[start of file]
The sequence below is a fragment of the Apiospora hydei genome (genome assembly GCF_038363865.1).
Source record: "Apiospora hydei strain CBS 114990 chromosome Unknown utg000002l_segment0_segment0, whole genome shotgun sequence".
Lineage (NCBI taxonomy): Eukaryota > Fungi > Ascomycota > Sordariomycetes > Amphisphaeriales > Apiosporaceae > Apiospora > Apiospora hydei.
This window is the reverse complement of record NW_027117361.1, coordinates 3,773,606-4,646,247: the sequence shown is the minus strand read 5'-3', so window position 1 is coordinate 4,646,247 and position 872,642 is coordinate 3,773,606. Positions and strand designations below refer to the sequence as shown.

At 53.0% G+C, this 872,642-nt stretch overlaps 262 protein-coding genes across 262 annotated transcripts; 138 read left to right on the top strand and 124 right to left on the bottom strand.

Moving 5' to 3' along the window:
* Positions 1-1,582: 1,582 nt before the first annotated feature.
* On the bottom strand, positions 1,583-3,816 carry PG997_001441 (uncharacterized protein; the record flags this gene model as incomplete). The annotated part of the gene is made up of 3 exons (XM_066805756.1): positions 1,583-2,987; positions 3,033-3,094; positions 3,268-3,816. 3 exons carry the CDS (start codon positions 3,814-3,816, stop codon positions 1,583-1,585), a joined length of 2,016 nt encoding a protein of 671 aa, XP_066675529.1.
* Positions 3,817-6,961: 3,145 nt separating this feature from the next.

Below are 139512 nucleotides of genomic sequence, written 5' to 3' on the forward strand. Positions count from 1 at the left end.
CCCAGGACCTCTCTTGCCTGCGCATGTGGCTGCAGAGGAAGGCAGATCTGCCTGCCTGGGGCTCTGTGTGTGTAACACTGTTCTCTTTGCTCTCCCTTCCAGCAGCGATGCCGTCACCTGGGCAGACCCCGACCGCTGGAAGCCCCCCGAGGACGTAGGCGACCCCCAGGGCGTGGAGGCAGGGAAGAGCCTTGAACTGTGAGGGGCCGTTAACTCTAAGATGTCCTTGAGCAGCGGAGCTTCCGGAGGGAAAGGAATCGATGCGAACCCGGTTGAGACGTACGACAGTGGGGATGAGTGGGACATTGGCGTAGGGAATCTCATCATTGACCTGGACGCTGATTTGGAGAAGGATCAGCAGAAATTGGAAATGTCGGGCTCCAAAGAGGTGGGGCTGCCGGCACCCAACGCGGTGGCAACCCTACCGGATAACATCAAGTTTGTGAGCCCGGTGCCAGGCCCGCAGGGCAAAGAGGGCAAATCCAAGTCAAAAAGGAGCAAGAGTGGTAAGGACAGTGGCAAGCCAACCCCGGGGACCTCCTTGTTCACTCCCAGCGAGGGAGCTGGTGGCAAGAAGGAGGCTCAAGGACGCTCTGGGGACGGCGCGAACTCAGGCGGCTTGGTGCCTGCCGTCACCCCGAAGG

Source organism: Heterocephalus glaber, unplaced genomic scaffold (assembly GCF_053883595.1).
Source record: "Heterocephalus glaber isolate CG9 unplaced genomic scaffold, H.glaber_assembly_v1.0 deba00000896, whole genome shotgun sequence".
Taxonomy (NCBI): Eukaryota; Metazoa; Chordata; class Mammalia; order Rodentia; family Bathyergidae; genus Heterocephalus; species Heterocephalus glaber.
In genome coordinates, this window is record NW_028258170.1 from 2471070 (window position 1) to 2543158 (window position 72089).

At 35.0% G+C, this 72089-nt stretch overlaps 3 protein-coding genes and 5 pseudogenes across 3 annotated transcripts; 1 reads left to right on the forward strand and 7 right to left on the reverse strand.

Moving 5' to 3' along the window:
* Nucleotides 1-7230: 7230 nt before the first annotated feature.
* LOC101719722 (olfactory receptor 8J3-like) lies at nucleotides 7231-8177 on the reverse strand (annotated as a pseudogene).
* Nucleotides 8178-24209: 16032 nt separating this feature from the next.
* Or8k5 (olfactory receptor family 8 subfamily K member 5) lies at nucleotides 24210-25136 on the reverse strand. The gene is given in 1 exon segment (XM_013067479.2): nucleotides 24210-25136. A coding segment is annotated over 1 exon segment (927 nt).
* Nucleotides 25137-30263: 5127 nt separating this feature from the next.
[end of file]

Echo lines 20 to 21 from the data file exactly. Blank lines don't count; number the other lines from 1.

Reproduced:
* Nucleotides 8178-24209: 16032 nt separating this feature from the next.
* Or8k5 (olfactory receptor family 8 subfamily K member 5) lies at nucleotides 24210-25136 on the reverse strand. The gene is given in 1 exon segment (XM_013067479.2): nucleotides 24210-25136. A coding segment is annotated over 1 exon segment (927 nt).